Compelling title for the latest documentary by Montreal filmmakers Frederic Bohbot and Evan Beloff, “Once a Nazi”. Courageous of former SS soldier Adalbert Lallier to have risked and come forward in the Nazi trials to give testimony to charge his commanding officer. So many of these German soldiers had no choice but to do whatever their leaders told them to do (not unlike the American GI in Iraq).
    How many ex-Nazis are living in our community? Generally, fewer and fewer as they grow old and die with their hidden whereabouts and stories of inhumanity and hellish genocide. But, you don’t to look back as far as WWII to find bastards responsible for mass killings and extermination. Where are the soldiers responsible for the genocide in Rwanda and Burundi? Where are the ones responsible for the Somalian extermination and the massive fire in Bali?
    Everyone must go to their graves with their consciences filled with how they treated others while they graced this Earth. In Lallier’s case, he’s not off the hook but the barbs on the hook are not as sharp as they would be if he had not done what was right and come forward with his story.

  • by Martin Dansky - September 18, 2006, 12:19 am

    I have no forgiveness for Nazi criminals that orchestrated the elimination of some of my family, particularly an uncle his family and a grandparent that died of a heartattack because of the impending Hitler invasion. I would like to see forgiveness but it is difficult to come by when a man comes out of his shell after living 50 years in relative obscurity over the ordeal. I would feel tremendous shame if I were a witness to such an atrocity and did not speak out about it. What a total coward! On the psychology of the war oriented psyche we can see today a similar pattern of power abuse happening in the United States as had occured in pre war Germany, even though one doesn’t think of Naziism and the US is supposed to represent ‘democracy’ worldwide. Bush wants to skew public opinion in favor of trying suspected terrorists at any cost. He is quoted as wanting to be on the side of the generals and not politicians to resolve the Iraqi quagmire when it was his political-economic standing that got him there! He is busy building racial tensions. All this smacks of similar attitudes that ran through Germany when the Nazi party came to power.

  • by Mark St Pierre - September 19, 2006, 7:41 pm

    Well, you just know that this doc isn’t going to be an easy ride – with a title like Once a Nazi…, you know that their is a certain amount of ambiguity that will come into play…can someone escape their past, especially one that’s so incredibly harrowing and horrific?…moreover, will we the viewer allow him or forgive him for that matter? This doc will, no doubt, divide opinion along very sharp lines but it promises to be an enlightening look into a man’s attempt at redemption and atonement….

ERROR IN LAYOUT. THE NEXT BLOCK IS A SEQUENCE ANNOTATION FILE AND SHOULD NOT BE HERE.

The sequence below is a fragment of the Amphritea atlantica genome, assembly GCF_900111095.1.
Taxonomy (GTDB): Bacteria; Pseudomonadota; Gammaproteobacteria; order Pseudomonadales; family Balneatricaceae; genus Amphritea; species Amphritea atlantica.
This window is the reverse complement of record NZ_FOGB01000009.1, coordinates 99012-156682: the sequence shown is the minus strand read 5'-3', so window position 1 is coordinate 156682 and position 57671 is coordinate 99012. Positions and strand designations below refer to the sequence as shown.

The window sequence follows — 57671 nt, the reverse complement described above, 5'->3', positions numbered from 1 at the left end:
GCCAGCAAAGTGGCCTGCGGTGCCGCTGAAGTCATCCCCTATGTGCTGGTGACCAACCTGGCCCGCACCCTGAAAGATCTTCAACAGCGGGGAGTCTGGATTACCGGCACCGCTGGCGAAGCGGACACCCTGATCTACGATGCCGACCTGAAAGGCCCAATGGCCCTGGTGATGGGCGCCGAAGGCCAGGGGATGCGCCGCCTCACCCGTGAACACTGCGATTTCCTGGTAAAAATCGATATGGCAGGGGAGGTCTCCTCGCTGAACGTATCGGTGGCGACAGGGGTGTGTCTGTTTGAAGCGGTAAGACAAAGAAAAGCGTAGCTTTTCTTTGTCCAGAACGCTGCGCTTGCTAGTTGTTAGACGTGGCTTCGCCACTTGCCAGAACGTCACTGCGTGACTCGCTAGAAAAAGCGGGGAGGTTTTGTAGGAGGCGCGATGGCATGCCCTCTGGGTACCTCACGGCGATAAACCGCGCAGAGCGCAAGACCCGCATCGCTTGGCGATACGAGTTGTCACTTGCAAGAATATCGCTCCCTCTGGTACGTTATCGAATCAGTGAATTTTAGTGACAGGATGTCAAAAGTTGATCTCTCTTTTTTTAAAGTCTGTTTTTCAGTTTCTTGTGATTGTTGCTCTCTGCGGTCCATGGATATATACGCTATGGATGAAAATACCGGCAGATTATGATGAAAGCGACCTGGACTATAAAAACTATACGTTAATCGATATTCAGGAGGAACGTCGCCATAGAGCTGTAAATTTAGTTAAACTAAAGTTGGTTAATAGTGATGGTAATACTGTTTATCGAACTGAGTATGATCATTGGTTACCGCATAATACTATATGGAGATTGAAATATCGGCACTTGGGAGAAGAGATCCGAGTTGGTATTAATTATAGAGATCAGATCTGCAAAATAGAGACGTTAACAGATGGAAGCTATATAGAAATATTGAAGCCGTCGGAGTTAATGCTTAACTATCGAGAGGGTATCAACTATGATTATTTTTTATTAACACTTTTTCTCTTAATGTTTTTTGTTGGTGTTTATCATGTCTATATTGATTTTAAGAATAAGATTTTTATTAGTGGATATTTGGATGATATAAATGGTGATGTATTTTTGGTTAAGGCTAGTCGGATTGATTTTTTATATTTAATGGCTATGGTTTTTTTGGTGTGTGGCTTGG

• by Gareth Hedges - September 20, 2006, 1:26 am

    While a provacative documentary, ONCE A NAZI… is imperfect in a number of areas, not the least of which being the title, which is one of the goofiest titles for a film about conscience and genocide ever. Complete with the ellipsis, ONCE A NAZI… sounds more like a cloying punch line from a wacky sitcom about ex-Nazi’s hiding out in the suburbs.* But its flaws can be forgiven as the case of Adalbert Lallier has a way of prompting discussion and stirring up raw emotions.
    Unfortunately, if the Q & A session at Concordia following the film is any indication, any dialogue can quickly degenerate into anger and absurdity. Beyond the shouting and grandstanding-questions are the Q in Q&A!-at one point, a man asked Lallier if he knew how tall Adolf Hitler was. Because we soon learned, this man had seen a man who looked exactly like Hitler on a street car.
    Thought the film repeatedly appeals to issues of conscience, the notion of shame is more appropriate. Issues of conscience are often conflated with shame. Dr. Lallier responded to a Holocaust survivor’s anger by telling the auditorium that he was “ashamed” of his life for not having prevented the killings he witnessed. Shame is a powerful force. This was born out at a long and low point of the discussion, in which, a wilfully bald Con-U student asked an ambiguous question that mentioned holocaust deniers. The stupidity in asking an ill-timed, ill-thought and poorly-worded question found the student shamed by the audience.
    Speaking of ill-timed, ill-thought and poorly-worded stupidity: Steven Rambam, the private investigator Lallier initially confessed to, may have the greatest name ever & STEVE RAMBAM: NAZI HUNTER would make an awesome weekly crime drama.